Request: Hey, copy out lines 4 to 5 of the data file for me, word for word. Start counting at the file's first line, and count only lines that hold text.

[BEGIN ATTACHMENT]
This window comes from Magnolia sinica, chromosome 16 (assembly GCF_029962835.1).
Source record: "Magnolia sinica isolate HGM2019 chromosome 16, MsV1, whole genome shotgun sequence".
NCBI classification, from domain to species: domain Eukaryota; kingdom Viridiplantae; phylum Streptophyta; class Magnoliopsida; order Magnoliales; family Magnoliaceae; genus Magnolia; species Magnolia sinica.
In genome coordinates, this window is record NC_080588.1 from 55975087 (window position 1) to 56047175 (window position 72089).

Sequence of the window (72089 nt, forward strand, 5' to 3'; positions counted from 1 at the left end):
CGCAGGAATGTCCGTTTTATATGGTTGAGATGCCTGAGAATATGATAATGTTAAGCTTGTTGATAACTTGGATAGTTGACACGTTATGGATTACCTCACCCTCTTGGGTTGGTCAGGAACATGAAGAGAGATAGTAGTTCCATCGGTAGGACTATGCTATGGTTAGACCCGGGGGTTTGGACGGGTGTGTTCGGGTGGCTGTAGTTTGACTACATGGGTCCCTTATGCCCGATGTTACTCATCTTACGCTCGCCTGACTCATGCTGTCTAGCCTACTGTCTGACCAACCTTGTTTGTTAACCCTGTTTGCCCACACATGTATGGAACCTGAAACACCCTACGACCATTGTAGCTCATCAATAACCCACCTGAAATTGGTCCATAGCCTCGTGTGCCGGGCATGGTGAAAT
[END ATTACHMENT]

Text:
In genome coordinates, this window is record NC_080588.1 from 55975087 (window position 1) to 56047175 (window position 72089).

Sequence of the window (72089 nt, forward strand, 5' to 3'; positions counted from 1 at the left end):